Lots of people know how to play Texas Hold ‘Em.  The rules are stupid simple to learn.  Lots of people know how to make a Manhattan.  It’s just rye, vermouth, bitters, and a cherry.  So why do most people suck at playing poker and making Manhattans?

One mark of great game design is ‘easy to learn, difficult to master’.  Simple yet deep is hard to design.  Games that manage it tend to last a while.  Like poker.  Or Duke Nukem Forever.  Wait.  One of those is wrong.  A great poker player knows the stats on any given hand, how they’re modified by position, and the exact cards any other player is probably holding.  And how drunk each person at the table is.

Great bartenders aren’t much different.  Liquors and proportions are just the starting point.  Rye, yes.  But what kind of rye?  And which vermouth is right for the one you choose?  Then what bitters go with both?  Who’s drinking this, and what are their tastes?  How should you adjust for that?  Maybe we should play around with proportions or throw in a couple of flavor accents?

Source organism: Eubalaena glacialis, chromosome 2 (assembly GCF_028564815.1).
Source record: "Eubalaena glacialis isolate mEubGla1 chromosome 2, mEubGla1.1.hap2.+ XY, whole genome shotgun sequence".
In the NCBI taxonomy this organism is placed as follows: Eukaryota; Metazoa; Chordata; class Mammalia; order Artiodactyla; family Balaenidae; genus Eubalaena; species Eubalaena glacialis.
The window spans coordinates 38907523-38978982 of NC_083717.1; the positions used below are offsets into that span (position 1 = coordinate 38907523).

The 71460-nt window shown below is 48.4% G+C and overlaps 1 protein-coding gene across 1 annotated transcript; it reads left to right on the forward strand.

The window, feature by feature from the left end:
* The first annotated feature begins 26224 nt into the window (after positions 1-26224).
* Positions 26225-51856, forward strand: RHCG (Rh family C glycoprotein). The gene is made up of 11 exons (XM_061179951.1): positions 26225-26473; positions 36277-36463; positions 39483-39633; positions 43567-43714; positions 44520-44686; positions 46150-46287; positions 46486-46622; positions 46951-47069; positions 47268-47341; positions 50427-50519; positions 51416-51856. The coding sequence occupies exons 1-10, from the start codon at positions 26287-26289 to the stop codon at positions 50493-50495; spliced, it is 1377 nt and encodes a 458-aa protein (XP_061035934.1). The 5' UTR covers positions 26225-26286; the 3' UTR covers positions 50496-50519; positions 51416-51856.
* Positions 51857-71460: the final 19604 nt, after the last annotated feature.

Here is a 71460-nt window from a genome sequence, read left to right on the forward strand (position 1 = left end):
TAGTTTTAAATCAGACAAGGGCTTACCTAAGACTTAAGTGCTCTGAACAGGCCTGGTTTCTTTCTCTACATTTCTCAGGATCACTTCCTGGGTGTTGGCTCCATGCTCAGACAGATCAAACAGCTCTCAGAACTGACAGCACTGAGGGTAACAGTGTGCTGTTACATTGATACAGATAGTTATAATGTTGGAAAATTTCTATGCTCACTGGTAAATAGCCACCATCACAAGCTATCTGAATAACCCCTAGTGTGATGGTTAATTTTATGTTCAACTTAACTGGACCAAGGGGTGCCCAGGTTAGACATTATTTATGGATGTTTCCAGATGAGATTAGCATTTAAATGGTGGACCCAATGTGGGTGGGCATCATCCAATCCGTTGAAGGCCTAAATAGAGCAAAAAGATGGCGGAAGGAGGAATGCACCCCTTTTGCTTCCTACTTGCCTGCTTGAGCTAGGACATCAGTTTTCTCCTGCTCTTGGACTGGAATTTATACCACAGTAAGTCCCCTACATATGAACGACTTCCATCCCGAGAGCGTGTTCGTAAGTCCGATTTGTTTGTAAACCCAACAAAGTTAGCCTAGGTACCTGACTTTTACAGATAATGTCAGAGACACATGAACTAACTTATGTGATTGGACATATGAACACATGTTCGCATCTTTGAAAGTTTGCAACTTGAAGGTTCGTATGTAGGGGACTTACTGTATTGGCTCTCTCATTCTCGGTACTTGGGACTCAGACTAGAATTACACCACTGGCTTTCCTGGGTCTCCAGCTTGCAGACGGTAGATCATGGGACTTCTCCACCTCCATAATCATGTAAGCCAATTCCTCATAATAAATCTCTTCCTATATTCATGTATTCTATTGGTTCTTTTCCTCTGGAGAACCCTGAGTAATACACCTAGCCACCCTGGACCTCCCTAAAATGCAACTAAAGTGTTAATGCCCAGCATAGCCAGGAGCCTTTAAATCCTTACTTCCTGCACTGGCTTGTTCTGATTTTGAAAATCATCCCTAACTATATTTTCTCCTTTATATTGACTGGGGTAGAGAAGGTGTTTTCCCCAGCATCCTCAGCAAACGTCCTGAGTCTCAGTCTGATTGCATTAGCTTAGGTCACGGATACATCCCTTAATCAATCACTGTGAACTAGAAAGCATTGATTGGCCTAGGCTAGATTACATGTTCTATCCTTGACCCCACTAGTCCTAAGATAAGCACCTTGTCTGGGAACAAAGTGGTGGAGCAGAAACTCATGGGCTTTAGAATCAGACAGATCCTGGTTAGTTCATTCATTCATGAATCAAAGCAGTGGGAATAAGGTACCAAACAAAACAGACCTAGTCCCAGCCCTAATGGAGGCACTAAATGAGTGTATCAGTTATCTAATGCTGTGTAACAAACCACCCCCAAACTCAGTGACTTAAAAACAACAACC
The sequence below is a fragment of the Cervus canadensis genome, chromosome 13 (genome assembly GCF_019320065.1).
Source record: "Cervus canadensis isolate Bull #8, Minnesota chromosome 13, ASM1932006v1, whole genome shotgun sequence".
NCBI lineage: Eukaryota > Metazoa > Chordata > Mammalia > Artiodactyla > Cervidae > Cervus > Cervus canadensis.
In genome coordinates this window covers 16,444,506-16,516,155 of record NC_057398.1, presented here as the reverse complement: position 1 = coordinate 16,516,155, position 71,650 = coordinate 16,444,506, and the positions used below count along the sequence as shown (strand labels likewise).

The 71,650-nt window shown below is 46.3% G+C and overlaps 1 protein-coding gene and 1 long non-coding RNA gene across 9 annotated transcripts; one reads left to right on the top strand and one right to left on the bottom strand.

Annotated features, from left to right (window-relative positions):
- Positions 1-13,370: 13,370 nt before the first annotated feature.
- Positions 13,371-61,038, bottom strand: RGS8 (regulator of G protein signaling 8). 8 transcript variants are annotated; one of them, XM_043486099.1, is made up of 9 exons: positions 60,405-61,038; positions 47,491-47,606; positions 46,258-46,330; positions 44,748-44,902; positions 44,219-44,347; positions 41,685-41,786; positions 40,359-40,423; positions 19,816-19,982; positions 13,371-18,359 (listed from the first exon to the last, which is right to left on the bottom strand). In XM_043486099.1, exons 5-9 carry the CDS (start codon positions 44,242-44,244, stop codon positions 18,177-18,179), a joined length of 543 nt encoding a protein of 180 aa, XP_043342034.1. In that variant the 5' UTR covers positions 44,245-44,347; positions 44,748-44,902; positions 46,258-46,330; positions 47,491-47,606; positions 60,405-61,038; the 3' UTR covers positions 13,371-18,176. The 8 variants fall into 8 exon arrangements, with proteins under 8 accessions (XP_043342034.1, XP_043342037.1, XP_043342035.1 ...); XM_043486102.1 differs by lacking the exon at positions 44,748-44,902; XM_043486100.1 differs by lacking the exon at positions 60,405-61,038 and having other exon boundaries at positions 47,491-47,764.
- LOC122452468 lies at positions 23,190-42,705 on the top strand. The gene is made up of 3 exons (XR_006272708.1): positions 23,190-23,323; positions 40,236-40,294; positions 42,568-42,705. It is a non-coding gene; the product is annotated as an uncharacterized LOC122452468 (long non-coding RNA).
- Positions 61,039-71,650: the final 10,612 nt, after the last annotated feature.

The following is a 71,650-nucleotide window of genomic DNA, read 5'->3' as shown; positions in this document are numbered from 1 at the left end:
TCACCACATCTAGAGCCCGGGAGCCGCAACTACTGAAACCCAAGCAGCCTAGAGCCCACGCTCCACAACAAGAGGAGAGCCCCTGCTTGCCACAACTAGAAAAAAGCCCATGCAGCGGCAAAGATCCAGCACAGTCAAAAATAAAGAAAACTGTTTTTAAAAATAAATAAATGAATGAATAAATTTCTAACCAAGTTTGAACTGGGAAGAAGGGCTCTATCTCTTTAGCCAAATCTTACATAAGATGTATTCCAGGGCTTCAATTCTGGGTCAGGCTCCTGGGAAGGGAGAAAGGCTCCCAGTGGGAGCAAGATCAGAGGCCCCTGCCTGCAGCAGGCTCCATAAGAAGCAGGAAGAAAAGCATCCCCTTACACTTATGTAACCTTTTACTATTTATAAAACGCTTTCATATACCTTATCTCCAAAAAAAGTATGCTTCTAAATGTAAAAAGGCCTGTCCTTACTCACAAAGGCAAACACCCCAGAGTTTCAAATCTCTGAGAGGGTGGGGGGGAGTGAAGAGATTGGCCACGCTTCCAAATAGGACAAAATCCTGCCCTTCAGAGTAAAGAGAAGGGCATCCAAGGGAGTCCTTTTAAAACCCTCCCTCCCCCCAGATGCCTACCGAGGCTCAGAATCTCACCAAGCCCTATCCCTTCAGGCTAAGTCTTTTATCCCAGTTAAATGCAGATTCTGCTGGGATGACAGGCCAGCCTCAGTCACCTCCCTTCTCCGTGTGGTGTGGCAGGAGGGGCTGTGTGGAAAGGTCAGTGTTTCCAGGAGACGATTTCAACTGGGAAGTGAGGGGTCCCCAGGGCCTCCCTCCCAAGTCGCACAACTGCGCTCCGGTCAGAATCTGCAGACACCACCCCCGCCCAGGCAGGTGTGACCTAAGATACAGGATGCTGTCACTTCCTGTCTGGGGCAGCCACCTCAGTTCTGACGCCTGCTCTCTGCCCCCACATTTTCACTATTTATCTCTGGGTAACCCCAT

This is why Murray (currently at Canon in Seattle) is a great bartender.  I asked him to make me his favorite variation on a Manhattan.  This is as close as I’ve come to mocking it.

Another Manhattan Variation

2 oz Bulleit rye
1 oz Cocchi di Torino sweet vermouth
.5 oz Amaro Nardini
.25 oz Benedictine

Stir and strain into a cocktail glass.  Drop a brandied cherry.  Don’t think about that song “The Gambler”.  Really.  Try not to think about it.  It’s horrible.